Prior Startup Experience, Social Networks, and Transnational Entrepreneurship in Silicon Valley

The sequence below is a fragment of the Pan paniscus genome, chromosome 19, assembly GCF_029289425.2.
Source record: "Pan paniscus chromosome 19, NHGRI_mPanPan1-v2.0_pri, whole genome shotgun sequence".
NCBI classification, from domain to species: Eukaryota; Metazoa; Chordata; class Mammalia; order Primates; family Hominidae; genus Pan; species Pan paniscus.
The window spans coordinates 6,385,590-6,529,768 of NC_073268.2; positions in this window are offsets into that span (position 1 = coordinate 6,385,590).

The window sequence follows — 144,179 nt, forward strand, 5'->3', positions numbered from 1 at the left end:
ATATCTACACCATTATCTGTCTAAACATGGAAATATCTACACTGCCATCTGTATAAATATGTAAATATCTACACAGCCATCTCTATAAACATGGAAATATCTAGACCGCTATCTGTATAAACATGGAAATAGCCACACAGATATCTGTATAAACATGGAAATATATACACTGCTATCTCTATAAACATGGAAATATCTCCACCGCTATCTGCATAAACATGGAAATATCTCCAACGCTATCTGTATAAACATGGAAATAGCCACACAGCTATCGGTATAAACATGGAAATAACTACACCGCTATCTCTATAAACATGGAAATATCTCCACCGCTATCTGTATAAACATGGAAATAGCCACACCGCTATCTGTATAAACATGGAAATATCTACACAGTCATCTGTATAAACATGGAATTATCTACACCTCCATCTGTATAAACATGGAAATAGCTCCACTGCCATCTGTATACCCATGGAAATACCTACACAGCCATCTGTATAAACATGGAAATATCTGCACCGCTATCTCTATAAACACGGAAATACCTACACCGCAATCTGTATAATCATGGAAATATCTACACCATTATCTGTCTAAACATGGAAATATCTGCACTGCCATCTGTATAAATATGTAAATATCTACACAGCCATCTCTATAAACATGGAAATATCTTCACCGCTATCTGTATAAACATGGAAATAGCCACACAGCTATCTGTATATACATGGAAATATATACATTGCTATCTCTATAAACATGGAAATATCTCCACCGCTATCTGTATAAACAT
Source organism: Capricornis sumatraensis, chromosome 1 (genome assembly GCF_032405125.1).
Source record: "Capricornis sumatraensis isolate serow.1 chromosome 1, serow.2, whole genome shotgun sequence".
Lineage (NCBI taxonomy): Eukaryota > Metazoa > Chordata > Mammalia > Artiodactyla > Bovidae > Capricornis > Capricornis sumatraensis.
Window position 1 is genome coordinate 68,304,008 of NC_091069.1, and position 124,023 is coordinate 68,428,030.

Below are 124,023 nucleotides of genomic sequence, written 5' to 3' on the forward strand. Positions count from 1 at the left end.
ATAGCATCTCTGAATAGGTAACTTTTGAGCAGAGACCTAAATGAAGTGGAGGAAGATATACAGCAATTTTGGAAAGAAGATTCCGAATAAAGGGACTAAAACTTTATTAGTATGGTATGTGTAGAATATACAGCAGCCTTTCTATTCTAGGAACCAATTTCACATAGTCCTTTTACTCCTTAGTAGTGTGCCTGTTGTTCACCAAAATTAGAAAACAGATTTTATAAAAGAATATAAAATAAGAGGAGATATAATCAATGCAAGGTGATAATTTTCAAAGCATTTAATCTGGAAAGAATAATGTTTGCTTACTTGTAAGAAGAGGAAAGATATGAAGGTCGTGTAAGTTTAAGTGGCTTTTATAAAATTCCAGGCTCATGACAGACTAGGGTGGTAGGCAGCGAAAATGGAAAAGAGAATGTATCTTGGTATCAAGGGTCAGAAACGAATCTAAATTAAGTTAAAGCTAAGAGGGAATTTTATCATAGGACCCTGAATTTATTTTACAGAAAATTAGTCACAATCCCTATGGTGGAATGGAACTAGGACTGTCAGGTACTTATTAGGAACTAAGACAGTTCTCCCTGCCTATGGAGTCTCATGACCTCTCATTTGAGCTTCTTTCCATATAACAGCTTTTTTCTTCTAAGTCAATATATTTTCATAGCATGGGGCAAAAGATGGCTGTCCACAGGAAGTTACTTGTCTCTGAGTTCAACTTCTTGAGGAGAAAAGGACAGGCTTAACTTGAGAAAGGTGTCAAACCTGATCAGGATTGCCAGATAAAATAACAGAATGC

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This paper contributes to our understanding of the role played by startup experience and social networks in two countries – India and the US – in influencing and enabling immigrant diaspora entrepreneurs to found cross-border ventures. Specifically, it examines the experience of 30 entrepreneurs from the Indian sub-continent, who founded their ventures in Silicon Valley, California. The entrepreneurs are unique in that they are serial entrepreneurs who founded multiple ventures, including most recently, transnational ventures. Our findings indicate that prior startup experience influences entrepreneurs’ ability to manage and operate startups. The strong ties that they develop through prior experience as well as alumni networks, help entrepreneurs to find co-founders and team members, both in the US and India. Family ties are valuable, but not essential, in establishing transnational ventures. These findings contribute to the emerging literature on transnational entrepreneurship, which is becoming a common phenomenon across the world.
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